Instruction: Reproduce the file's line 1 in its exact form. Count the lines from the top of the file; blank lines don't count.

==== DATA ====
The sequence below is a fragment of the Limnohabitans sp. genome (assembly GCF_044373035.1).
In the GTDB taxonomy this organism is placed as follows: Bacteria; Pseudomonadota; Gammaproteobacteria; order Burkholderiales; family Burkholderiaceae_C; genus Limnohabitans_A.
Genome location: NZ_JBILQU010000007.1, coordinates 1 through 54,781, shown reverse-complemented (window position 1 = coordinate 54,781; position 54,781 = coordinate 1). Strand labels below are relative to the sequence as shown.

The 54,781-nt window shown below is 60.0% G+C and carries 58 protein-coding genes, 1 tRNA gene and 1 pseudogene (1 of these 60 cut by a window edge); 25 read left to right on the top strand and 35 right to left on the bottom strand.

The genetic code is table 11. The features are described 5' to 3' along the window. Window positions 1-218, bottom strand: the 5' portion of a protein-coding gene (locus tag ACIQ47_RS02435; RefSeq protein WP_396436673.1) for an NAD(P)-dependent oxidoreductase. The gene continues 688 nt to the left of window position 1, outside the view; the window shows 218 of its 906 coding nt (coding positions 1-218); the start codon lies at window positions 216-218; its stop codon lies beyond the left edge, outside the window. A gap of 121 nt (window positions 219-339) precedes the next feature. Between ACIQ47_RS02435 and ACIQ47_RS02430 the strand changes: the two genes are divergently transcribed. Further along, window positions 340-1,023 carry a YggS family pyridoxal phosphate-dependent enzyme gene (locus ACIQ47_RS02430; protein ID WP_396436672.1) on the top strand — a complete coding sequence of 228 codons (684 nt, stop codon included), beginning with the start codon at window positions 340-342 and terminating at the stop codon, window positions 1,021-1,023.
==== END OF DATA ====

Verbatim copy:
The sequence below is a fragment of the Limnohabitans sp. genome (assembly GCF_044373035.1).